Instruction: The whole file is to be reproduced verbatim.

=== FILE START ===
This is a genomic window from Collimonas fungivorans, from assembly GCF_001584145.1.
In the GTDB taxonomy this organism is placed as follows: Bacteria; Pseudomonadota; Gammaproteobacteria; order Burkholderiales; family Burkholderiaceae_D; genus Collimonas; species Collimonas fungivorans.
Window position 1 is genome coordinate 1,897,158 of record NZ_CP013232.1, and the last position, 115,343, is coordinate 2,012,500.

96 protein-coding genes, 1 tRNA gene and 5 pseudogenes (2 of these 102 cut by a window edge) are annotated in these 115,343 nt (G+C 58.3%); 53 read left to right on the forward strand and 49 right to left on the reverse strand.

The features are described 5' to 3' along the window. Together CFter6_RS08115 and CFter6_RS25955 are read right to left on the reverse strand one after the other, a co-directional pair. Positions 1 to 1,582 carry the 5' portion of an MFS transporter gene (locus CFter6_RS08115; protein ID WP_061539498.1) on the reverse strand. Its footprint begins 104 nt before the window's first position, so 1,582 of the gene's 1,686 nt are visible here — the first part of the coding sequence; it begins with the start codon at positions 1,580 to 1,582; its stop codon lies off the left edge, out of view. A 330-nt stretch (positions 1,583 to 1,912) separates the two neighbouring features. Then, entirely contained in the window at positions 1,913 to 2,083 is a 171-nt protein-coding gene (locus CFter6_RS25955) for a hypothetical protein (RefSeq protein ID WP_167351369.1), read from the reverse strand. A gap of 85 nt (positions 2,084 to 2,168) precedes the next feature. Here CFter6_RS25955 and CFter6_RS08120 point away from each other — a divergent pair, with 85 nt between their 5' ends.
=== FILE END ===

This is a genomic window from Collimonas fungivorans, from assembly GCF_001584145.1.
In the GTDB taxonomy this organism is placed as follows: Bacteria; Pseudomonadota; Gammaproteobacteria; order Burkholderiales; family Burkholderiaceae_D; genus Collimonas; species Collimonas fungivorans.
Window position 1 is genome coordinate 1,897,158 of record NZ_CP013232.1, and the last position, 115,343, is coordinate 2,012,500.

96 protein-coding genes, 1 tRNA gene and 5 pseudogenes (2 of these 102 cut by a window edge) are annotated in these 115,343 nt (G+C 58.3%); 53 read left to right on the forward strand and 49 right to left on the reverse strand.

The features are described 5' to 3' along the window. Together CFter6_RS08115 and CFter6_RS25955 are read right to left on the reverse strand one after the other, a co-directional pair. Positions 1 to 1,582 carry the 5' portion of an MFS transporter gene (locus CFter6_RS08115; protein ID WP_061539498.1) on the reverse strand. Its footprint begins 104 nt before the window's first position, so 1,582 of the gene's 1,686 nt are visible here — the first part of the coding sequence; it begins with the start codon at positions 1,580 to 1,582; its stop codon lies off the left edge, out of view. A 330-nt stretch (positions 1,583 to 1,912) separates the two neighbouring features. Then, entirely contained in the window at positions 1,913 to 2,083 is a 171-nt protein-coding gene (locus CFter6_RS25955) for a hypothetical protein (RefSeq protein ID WP_167351369.1), read from the reverse strand. A gap of 85 nt (positions 2,084 to 2,168) precedes the next feature. Here CFter6_RS25955 and CFter6_RS08120 point away from each other — a divergent pair, with 85 nt between their 5' ends.